The museum, which only opened in 2018, will now take on a unique remit to champion the value of Scotland’s design heritage and potential on local, national and international levels.

The Scottish Government will provide additional annual funding of £2 million for the next three years to facilitate this work, effectively tripling its current commitment of £1 million per annum. This continued investment from Holyrood adds to the £38 million contributed to the construction of the Kengo Kuma-designed waterfront building.

V&A Dundee
Image: Kengo Kuma at V&A Dundee © Alan Richardson/V&A Dundee

“Creativity and design sit at the heart of Scottish life and play a critical role in the economy, communities and almost everything we do. Since opening in 2018, V&A Dundee has become an important part of Scotland’s cultural life and has played a unique role as Scotland’s design museum,” says culture secretary Fiona Hyslop.

“This collaborative project is an exciting development for V&A Dundee as it continues on its mission to champion design by becoming Scotland’s centre for design – extending the museum’s reach and inspiring creativity and innovation.

“By developing national partnerships with organisations and businesses across Scotland, V&A Dundee will contribute to Scotland’s economic recovery by promoting the benefits and value of good design.”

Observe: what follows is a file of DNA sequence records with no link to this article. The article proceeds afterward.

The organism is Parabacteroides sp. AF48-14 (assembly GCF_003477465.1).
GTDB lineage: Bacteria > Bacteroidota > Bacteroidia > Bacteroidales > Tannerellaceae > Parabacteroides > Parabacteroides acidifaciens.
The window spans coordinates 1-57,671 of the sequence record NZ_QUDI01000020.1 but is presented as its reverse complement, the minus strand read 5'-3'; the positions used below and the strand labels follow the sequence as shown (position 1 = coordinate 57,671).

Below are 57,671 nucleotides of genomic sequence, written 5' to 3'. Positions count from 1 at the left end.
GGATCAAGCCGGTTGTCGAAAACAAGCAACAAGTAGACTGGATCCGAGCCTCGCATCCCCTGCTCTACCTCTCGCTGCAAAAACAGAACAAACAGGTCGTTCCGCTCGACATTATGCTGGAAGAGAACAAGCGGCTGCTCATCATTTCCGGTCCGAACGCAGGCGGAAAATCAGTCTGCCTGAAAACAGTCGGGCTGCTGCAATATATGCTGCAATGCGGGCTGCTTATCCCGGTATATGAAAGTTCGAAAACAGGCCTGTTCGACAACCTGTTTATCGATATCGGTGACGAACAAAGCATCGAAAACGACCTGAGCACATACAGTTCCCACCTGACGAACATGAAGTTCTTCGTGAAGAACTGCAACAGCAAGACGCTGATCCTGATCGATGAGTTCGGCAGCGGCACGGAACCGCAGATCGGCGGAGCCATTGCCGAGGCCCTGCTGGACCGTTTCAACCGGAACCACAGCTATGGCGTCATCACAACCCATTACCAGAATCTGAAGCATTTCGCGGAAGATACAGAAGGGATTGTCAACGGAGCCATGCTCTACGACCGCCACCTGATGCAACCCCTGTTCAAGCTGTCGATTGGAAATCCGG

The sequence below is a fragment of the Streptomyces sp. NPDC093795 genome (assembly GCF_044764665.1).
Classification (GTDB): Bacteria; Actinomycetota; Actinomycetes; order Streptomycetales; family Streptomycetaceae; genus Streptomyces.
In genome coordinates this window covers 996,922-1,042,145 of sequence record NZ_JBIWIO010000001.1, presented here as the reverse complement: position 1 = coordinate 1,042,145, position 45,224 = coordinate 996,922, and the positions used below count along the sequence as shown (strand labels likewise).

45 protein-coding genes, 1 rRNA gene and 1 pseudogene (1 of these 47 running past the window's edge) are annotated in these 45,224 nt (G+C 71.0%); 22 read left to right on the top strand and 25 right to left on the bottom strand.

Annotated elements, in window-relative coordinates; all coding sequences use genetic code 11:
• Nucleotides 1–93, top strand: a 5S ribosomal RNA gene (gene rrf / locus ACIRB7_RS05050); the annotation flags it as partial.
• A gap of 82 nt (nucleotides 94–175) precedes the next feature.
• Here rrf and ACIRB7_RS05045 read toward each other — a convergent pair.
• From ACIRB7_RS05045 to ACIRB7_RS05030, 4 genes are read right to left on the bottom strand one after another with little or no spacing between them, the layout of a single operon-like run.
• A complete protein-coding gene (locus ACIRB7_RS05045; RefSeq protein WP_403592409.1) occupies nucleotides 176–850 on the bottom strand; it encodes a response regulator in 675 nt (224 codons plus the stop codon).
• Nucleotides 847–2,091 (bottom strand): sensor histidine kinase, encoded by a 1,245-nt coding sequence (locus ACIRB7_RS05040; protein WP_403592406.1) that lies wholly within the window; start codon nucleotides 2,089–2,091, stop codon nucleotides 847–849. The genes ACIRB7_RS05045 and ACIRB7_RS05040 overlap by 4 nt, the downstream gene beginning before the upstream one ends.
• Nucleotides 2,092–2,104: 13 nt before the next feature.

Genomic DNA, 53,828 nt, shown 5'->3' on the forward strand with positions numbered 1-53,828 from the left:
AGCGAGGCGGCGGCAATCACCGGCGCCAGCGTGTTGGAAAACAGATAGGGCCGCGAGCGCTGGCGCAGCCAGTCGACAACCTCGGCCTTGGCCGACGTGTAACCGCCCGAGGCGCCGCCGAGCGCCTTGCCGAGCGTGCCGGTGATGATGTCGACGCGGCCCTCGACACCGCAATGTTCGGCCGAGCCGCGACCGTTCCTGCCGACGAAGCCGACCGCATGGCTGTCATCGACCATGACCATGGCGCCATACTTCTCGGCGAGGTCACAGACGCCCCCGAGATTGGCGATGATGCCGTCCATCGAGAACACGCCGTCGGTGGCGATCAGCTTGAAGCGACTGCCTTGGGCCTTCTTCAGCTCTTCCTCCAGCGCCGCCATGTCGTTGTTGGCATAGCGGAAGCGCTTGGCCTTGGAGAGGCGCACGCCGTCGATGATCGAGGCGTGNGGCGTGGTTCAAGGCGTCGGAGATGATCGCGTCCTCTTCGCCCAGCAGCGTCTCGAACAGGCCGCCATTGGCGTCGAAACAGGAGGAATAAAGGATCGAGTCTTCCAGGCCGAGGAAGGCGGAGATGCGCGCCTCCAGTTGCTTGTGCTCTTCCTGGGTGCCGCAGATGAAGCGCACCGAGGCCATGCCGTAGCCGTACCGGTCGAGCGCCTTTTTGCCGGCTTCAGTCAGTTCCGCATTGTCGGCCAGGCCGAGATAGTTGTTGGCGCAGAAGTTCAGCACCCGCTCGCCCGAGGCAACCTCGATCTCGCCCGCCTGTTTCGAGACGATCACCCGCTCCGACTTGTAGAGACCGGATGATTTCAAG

V&A Dundee
Image: The museum's one millionth visitor, seven-year-old Nalani Becker from Berlin, with her father Jan and former V&A Dundee Director Philip Long © Alan Richardson

Having already evidenced the economic potential of design-focused programming – contributing £75 million to the Scottish economy in its first year alone – the museum’s director, Leonie Bell, believes the site is “unique in Scotland as a place to explore and enjoy design of the past, present and future, and as a catalyst for new thinking, innovation and debate”.

Design, she adds, “has the potential and the power to improve lives and places in countless different ways, including giving people the agency, skills and confidence to change the world around them. We believe that design offers Scotland huge potential as its looks to its recovery after the pandemic”.

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Tim Allan, chair of V&A Dundee’s Board, notes that despite being an “incredibly young organisation”, the museum has “already proved itself to be a major cultural and economic force” and a “catalyst for transformation”.

The Scottish Government’s latest support, he concludes, “reinforces our role as an advocate for the power of design to enrich lives across our nation, as well as sharing historic, contemporary and future Scottish design globally”.

V&A Dundee will reopen later in 2021 as Covid restrictions are relaxed, with Night Fever: Designing Club Culture leading its post-lockdown programming.

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